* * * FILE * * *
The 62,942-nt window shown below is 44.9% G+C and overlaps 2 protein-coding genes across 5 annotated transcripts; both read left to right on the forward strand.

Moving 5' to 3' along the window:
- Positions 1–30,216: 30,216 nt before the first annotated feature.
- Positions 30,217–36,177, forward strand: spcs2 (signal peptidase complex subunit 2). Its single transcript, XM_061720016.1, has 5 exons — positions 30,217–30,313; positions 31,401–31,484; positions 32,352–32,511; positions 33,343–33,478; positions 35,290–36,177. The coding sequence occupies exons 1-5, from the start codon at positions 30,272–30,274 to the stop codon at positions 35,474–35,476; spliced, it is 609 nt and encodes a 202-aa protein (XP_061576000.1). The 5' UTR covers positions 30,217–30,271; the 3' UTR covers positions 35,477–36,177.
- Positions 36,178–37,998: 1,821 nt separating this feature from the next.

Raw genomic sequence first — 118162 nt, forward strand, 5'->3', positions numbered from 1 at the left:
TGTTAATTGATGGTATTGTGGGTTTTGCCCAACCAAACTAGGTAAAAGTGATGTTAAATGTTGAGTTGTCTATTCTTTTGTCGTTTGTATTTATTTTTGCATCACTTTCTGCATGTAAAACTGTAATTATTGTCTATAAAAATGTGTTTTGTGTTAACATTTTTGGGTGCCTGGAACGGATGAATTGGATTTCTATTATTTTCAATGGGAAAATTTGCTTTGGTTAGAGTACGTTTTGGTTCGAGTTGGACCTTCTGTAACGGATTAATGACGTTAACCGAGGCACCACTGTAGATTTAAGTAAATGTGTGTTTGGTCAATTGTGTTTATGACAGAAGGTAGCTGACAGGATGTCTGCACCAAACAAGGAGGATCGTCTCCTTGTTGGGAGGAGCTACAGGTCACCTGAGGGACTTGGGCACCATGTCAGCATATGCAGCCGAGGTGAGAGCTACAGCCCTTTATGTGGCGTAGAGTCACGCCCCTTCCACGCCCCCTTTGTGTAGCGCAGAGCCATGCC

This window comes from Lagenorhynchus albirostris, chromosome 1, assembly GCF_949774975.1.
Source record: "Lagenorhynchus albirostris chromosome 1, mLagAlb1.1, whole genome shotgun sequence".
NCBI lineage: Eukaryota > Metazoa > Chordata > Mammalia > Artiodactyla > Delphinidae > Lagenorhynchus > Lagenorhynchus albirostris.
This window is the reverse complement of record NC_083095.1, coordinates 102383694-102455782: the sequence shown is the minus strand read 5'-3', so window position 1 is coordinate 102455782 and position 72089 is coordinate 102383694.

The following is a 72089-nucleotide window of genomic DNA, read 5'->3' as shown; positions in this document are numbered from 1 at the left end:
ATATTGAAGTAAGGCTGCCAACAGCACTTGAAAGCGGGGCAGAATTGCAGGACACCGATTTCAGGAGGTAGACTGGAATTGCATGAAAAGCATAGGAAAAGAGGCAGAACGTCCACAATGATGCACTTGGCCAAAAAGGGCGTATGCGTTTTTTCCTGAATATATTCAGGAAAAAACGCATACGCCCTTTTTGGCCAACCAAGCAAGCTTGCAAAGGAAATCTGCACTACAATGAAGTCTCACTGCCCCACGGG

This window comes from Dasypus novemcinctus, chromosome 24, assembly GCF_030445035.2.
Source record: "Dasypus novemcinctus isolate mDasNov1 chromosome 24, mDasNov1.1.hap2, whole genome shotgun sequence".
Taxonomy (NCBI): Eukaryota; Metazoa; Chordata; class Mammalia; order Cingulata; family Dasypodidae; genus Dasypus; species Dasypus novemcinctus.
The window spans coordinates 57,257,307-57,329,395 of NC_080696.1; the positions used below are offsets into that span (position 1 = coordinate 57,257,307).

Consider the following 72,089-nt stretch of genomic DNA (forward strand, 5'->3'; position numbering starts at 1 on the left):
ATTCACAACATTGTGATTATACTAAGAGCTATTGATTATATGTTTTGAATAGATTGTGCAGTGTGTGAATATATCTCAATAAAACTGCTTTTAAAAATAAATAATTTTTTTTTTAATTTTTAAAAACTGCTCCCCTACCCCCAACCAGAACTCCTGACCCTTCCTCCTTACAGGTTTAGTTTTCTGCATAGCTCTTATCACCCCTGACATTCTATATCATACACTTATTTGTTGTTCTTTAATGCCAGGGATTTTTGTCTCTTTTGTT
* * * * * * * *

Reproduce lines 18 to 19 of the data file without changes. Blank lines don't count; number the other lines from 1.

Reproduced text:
Consider the following 72,089-nt stretch of genomic DNA (forward strand, 5'->3'; position numbering starts at 1 on the left):
ATTCACAACATTGTGATTATACTAAGAGCTATTGATTATATGTTTTGAATAGATTGTGCAGTGTGTGAATATATCTCAATAAAACTGCTTTTAAAAATAAATAATTTTTTTTTTAATTTTTAAAAACTGCTCCCCTACCCCCAACCAGAACTCCTGACCCTTCCTCCTTACAGGTTTAGTTTTCTGCATAGCTCTTATCACCCCTGACATTCTATATCATACACTTATTTGTTGTTCTTTAATGCCAGGGATTTTTGTCTCTTTTGTT